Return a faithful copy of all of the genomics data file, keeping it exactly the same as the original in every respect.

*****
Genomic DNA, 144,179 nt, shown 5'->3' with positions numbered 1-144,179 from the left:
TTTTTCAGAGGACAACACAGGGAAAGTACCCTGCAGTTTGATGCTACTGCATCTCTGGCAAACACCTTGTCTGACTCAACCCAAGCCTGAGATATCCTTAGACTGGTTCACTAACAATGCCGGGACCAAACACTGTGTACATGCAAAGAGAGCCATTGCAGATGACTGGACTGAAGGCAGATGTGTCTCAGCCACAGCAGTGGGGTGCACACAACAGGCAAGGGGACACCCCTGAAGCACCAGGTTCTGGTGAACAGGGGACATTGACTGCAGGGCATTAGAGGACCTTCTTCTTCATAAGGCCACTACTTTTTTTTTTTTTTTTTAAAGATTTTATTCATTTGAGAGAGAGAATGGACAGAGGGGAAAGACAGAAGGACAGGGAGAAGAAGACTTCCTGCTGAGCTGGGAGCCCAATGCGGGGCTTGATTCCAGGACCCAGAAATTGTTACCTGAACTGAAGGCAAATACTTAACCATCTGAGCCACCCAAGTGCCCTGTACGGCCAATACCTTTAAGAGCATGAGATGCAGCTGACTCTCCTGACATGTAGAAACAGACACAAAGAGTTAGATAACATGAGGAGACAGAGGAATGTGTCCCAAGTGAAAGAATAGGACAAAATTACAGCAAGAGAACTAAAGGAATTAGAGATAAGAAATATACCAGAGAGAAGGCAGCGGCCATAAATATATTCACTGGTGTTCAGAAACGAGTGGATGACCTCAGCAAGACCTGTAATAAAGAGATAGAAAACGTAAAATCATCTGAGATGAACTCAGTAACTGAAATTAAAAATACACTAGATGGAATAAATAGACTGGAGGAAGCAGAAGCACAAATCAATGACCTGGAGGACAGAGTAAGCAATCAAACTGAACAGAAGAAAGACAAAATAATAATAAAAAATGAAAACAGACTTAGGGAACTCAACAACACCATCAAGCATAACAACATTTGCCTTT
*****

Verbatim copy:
Genomic DNA, 144,179 nt, shown 5'->3' with positions numbered 1-144,179 from the left:
TTTTTCAGAGGACAACACAGGGAAAGTACCCTGCAGTTTGATGCTACTGCATCTCTGGCAAACACCTTGTCTGACTCAACCCAAGCCTGAGATATCCTTAGACTGGTTCACTAACAATGCCGGGACCAAACACTGTGTACATGCAAAGAGAGCCATTGCAGATGACTGGACTGAAGGCAGATGTGTCTCAGCCACAGCAGTGGGGTGCACACAACAGGCAAGGGGACACCCCTGAAGCACCAGGTTCTGGTGAACAGGGGACATTGACTGCAGGGCATTAGAGGACCTTCTTCTTCATAAGGCCACTACTTTTTTTTTTTTTTTTTAAAGATTTTATTCATTTGAGAGAGAGAATGGACAGAGGGGAAAGACAGAAGGACAGGGAGAAGAAGACTTCCTGCTGAGCTGGGAGCCCAATGCGGGGCTTGATTCCAGGACCCAGAAATTGTTACCTGAACTGAAGGCAAATACTTAACCATCTGAGCCACCCAAGTGCCCTGTACGGCCAATACCTTTAAGAGCATGAGATGCAGCTGACTCTCCTGACATGTAGAAACAGACACAAAGAGTTAGATAACATGAGGAGACAGAGGAATGTGTCCCAAGTGAAAGAATAGGACAAAATTACAGCAAGAGAACTAAAGGAATTAGAGATAAGAAATATACCAGAGAGAAGGCAGCGGCCATAAATATATTCACTGGTGTTCAGAAACGAGTGGATGACCTCAGCAAGACCTGTAATAAAGAGATAGAAAACGTAAAATCATCTGAGATGAACTCAGTAACTGAAATTAAAAATACACTAGATGGAATAAATAGACTGGAGGAAGCAGAAGCACAAATCAATGACCTGGAGGACAGAGTAAGCAATCAAACTGAACAGAAGAAAGACAAAATAATAATAAAAAATGAAAACAGACTTAGGGAACTCAACAACACCATCAAGCATAACAACATTTGCCTTT